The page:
December 3, 2015 | by Bryne Yancey

One of my goals in starting The Runout somewhat aligns with one of my goals in real life: To constantly surround myself with new, atypical ideas communicated by people much smarter than I am.

It’s important to read and listen and learn from those on a higher plane than us and hope that we better ourselves in the process and hey, just maybe intimate some sort of idea that smarter person hadn’t thought of yet. Come on, it could happen.

I listen to heavy metal for similar reasons. Punk rock is my first true love, we’ll be together forever, but with few exceptions punk’s aesthetic is riddled with technical holes. That’s part of the appeal, really, those built-in flaws, that notion that anyone can do it and that’s why we identify with it on such a personal level. But when I listen to metal, particularly a band like Kylesa, I feel as though I am in the presence of greatness, in the presence of ideas so far above what my feeble brain can muster. Loud as it is, I try to let it wash over me as best I can. Heavy metal speaks simultaneously speaks to a visceral part of my brain while also forcing me to consider my own limitations as a person, as a writer, everything. Here are these people, onstage or on record, who are demonstrably better than me, than most of us, at creating art and conveying a message. It’s humbling in a way.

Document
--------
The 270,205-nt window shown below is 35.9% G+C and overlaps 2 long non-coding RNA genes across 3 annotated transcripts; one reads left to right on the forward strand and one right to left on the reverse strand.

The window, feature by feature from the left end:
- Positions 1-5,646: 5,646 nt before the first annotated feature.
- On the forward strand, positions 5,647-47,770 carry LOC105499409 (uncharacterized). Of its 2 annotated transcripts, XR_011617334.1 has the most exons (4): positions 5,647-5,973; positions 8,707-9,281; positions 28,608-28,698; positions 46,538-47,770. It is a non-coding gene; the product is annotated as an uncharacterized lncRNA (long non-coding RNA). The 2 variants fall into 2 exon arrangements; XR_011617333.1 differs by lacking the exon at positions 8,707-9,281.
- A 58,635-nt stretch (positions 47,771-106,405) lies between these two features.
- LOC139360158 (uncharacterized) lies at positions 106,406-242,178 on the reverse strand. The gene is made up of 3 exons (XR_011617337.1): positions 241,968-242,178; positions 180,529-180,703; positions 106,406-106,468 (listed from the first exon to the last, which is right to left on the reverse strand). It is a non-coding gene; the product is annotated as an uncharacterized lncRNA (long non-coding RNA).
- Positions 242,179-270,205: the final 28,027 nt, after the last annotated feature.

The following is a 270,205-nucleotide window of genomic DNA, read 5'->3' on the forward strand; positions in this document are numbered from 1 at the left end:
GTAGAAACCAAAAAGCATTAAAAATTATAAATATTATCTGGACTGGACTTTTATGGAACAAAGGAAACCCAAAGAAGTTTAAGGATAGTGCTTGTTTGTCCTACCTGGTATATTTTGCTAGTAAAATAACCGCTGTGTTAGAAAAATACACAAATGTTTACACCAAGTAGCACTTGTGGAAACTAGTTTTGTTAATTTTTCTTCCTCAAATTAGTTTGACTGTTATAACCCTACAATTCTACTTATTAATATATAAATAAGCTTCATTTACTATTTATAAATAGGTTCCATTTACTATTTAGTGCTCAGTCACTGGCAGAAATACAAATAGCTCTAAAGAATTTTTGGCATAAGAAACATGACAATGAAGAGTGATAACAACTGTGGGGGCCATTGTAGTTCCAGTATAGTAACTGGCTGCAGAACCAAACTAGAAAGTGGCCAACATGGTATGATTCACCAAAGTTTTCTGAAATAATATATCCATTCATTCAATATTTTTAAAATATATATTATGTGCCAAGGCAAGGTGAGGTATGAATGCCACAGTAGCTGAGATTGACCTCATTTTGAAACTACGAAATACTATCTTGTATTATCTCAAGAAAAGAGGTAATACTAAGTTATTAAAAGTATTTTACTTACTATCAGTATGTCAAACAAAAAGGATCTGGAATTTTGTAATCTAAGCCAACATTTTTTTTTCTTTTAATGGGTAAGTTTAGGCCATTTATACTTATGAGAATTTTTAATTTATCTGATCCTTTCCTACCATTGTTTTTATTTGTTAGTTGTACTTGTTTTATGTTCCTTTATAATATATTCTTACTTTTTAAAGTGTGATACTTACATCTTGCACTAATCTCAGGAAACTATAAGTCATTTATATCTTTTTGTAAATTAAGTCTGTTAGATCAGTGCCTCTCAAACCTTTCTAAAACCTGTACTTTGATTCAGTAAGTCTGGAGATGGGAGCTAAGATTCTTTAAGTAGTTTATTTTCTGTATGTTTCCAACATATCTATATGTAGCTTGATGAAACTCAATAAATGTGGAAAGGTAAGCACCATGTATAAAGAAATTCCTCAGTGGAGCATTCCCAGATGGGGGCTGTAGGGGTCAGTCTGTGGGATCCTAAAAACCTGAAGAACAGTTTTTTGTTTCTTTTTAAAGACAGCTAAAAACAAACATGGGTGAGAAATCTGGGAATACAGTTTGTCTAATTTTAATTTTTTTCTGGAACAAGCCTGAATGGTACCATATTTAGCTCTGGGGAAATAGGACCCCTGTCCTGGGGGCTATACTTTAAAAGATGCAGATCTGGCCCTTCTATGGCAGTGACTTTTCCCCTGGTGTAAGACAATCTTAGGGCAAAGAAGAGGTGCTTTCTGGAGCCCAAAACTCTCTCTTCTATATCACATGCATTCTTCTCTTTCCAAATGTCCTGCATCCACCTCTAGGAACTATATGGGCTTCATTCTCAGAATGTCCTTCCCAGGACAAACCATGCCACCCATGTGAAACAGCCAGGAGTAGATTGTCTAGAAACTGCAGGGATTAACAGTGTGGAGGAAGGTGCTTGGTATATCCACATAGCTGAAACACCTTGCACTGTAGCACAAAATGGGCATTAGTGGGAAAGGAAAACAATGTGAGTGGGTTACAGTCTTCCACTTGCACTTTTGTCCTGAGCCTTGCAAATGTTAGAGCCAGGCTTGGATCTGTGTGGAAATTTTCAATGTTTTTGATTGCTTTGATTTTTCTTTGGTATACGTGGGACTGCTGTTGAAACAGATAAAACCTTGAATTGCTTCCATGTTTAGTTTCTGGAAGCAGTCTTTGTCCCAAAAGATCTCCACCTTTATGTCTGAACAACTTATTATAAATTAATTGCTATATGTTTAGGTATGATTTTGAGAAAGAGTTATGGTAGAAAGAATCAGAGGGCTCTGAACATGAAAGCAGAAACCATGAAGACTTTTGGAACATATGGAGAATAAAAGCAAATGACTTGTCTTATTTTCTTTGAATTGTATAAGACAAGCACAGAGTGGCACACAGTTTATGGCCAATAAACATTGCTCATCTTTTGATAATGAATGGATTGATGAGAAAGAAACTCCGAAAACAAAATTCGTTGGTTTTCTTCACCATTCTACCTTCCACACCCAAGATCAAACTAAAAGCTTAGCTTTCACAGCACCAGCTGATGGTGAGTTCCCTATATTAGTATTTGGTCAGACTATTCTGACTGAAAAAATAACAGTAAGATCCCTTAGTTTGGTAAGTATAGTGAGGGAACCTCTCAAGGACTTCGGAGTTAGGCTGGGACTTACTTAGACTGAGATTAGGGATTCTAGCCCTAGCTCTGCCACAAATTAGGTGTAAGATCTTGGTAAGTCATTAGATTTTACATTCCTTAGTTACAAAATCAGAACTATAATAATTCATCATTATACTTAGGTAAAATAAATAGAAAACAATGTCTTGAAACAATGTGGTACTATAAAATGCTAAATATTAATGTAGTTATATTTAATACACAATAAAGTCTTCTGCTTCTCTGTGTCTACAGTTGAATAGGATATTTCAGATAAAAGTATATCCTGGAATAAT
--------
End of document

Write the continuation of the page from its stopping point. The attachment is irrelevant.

Kylesa’s new LP Exhausting Fire is the best of their career thus far, which, considering that both Spiral Shadow and Ultraviolet are bonafide masterpieces of the genre, is tough to believe. It feels a little back-to-basics at times; the riffs are louder and more visceral than ever, the production is maybe a little less unconventionally swampy than on the band’s previous work, but it just feels so balanced, like such a perfect distillation of their aesthetic. The way those swirling, pulverizing riffs from Laura Pleasant and Phillip Cope interact with and complement Pleasant’s distant, vacant, straightforward vocals is such a captivating stylistic choice that augments every inch of the song. Carl McGinley’s hard-charging, heavy drumming is so much fun to listen to; he never tries to do too much like a lot of metal drummers tend to; he just hits everything really fucking hard and makes it count. There’s a long, quiet interlude in the middle of the song from about the 2:20 mark to the 4:38 mark, replete with empty space, quiet, psychedelia-laced guitars, and eerily distorted vocals from Cope which all makes the riffs, when they do return, so eminently satisfying. And Pleasant’s lyrics actually carry a super positive message; the whole song seems to be about getting out of your comfort zone, adapting to new plans and taking chances. How’s that for sage life advice in the form of a metal song?

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